I’m from Minnesota, and Olive Garden is pretty popular …
That’s what Phil [Johnston, the writer] was trying to argue. He said, “Listen, they would go to the Olive Garden.” And it’s good. The breadsticks are amazing. But I think Alexander had a good point. He said, “While that might be true, it is also true that we have sushi places in the mall.”
One thing I liked about the film is that it has this gray, kind of drab … it takes place in late fall, there’s no leaves. It’s nice to see a comedy that isn’t all sunny and bright.
Our cinematography is from Mexican City. Coming out here, he said, “This is interesting.” Color palette is very important. He took a lot of care to do interesting things. Subliminal things. For example, when Tim comes to the hotel, everything is so amazing to him, he said, “Let’s put really strong spotlights in his eyes, so his eyes are just sparkling.” And then when Tim does the bribe to the head of the convention, he said, “Let’s just take that light … it will just die.” And for the rest of the movie, he doesn’t have that spotlight. You can feel the audience seeing that the life in him is going away, and it doesn’t come back until he starts calling his customers. But he did a lot with the color palettes with the browns and the yellows. If I see another comedy set in Los Angeles, I am going to shoot myself. I am glad to feel like we’ve captured a bit of the ambiance.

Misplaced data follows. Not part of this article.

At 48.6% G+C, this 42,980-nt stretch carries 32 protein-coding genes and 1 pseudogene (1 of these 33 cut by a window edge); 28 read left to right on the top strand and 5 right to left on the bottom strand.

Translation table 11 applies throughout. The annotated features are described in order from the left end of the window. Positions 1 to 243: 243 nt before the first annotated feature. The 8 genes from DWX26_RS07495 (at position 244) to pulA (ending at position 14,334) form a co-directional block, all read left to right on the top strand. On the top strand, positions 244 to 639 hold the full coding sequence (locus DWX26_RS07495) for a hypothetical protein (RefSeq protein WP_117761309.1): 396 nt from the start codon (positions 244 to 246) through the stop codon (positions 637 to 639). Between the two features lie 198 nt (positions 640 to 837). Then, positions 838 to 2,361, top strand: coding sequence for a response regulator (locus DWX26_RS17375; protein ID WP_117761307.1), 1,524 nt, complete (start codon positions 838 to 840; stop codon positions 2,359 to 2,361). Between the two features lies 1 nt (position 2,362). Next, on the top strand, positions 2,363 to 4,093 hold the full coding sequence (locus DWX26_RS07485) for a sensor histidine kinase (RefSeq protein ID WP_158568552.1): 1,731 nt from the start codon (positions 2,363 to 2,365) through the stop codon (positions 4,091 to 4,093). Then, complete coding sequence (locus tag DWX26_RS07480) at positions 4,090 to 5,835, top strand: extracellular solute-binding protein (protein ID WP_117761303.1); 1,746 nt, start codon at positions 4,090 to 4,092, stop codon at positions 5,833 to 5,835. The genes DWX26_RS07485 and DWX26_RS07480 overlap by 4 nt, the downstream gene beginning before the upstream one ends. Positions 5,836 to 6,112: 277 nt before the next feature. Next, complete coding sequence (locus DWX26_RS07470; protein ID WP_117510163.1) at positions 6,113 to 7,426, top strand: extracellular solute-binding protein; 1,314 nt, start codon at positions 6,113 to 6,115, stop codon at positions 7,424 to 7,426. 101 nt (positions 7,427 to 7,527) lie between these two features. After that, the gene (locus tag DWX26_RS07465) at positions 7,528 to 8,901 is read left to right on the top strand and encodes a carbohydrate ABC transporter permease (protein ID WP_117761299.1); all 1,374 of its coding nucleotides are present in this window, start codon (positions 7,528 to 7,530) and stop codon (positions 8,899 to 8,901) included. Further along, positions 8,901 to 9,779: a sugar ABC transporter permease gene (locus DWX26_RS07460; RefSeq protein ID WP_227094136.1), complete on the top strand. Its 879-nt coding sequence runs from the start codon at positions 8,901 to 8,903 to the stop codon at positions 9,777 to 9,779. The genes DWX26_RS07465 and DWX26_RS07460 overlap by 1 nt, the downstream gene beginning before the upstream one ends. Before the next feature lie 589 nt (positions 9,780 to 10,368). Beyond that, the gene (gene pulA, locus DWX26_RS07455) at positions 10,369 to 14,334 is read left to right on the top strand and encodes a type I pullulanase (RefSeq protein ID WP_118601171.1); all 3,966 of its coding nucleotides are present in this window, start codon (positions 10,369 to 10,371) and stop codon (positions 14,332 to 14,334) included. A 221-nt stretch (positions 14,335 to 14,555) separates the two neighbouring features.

What other parts of America are you interested in focusing on next?
I’m not sure. I don’t have a thing that I’m focusing on to do. I did do a TV show with Mike White last year, an HBO show that’s gonna start airing this summer. It’s set in Riverside, which is twenty five miles away from Los Angeles, and it’s not Los Angeles. And it’s an interesting environment, with Laura Dern and Luke Wilson. The story has a little bit of that feel, someone who feels like an alien in their own office space, and there is something just sad that they’re in Riverside. But White grew up in Pasadena. … You have to be careful. I’m tired of hip comedies. I’m tired of comedies that rely on shock and on making you feel that you’re as hip if you like them. I think it’s a tough battle because I think kids really want a movie that has a shock value to them. I hope this movie will be the My Big Fat Greek Wedding of comedies.